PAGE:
The UK economy contracted more than expected in the third quarter | Daily News Byte


The UK economy shrank more than previously estimated in the third quarter and lagged behind other advanced economies, as households struggled with higher inflation.

Data published by the Office for National Statistics on Thursday also suggested that consumers are not dipping into their savings as predicted, suggesting that the UK’s recession may be deeper than expected.

UK output fell 0.3 percent between the second and third quarters, a bigger contraction than the initial estimate of 0.2 percent, the data showed.

In the third quarter, the economy was 0.8 percent smaller than in the final quarter of 2019, before the Covid pandemic.

All other G7 economies, by contrast, have regained ground lost during the pandemic. In the three months to September, the US economy was 4.3 percent larger than in the fourth quarter of 2019, while eurozone output rose 2.2 percent.

Line chart of real GDP, Q4 2019=100 shows UK economy underperforms

UK economist Gabriella Dickens of consultancy Pantheon Macroeconomics warned that the UK economy would continue to underperform other G7 countries.

“We expect Britain to suffer the deepest recession of the major advanced economies in 2023, due to the magnitude of headwinds from both monetary and fiscal policy,” she said.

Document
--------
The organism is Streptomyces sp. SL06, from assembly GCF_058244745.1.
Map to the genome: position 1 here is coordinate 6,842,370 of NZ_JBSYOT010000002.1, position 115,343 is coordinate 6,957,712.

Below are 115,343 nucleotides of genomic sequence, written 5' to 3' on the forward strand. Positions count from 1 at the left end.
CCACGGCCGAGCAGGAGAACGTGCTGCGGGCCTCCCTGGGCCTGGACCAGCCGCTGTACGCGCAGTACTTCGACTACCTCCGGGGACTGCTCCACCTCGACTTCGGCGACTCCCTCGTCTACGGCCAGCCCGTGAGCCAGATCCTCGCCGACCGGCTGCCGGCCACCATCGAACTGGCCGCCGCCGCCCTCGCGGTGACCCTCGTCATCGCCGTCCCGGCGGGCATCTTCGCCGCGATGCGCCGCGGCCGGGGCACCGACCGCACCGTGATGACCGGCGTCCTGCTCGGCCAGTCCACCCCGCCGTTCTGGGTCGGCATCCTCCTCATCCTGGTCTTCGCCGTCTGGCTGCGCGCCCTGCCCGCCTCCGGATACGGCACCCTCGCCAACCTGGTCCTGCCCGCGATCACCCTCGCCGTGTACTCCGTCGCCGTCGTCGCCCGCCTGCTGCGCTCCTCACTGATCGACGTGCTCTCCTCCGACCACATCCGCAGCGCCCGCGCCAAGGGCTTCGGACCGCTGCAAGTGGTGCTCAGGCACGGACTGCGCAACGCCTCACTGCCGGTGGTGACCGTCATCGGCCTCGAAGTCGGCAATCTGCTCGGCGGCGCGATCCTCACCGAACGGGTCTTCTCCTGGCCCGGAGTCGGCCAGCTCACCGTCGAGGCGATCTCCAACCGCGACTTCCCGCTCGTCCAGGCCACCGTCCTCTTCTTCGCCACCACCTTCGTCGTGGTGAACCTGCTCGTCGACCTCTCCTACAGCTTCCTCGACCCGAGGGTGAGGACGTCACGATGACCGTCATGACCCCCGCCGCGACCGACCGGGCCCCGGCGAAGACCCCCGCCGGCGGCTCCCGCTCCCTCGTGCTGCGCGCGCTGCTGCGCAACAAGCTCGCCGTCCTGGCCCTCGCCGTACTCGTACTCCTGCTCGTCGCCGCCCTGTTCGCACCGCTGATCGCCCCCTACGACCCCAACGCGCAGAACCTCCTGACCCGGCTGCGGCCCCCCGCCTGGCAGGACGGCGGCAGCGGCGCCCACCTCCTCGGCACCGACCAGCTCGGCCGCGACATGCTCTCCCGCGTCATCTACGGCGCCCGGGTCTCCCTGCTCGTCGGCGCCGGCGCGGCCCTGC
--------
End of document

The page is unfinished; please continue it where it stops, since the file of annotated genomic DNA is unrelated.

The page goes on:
Last month, the OECD, a club of mostly rich nations, also predicted the UK would be the worst-performing economy in the G20 bar Russia over the next two years.

The ONS also revealed that the non-pension saving ratio – the average share of income saved – rose to 1.8 per cent in the third quarter from 1.3 per cent previously. Statistics show that people are becoming more cautious in view of rising economic risks.

The Office for Budget Responsibility, the UK fiscal watchdog, predicted last month that the saving ratio would fall to zero in the third quarter as households tapped into their savings to cushion the impact of higher prices.

Consumers continuing to save rather than spend could lead to a deeper recession, compared to the 2.1 per cent peak-to-trough decline predicted by the OBR.

ONS data showed that households’ real disposable income – the amount available to spend after taking inflation into account – fell by 0.5 per cent between the second and third quarters.

It was the fourth straight decline as wages failed to keep up with inflation. Real household income was 2.9 percent lower in the third quarter of 2019 than in the third quarter of 2019, with real income either falling or stagnating over the past three years — the biggest drop in that period since records began.

A column chart showing the real disposable income of UK households showing the % change in the same quarter over the previous 3 years suffered the biggest 3-year decline on record.

After accounting for inflation, household spending fell 1.1 percent in the third quarter, the first drop since the start of last year when the country was in lockdown.

Many economists believe that the decline in the third quarter signals the beginning of a longer recession. Thomas Pugh, an economist at audit, tax and consulting firm RSM UK, said the economy in 2025 may not be as large as it was in 2019 before the pandemic.

“The implication is that the UK is almost certainly in a year-long recession that could prove deeper than the recession experienced in the early 1990s,” Pugh said.


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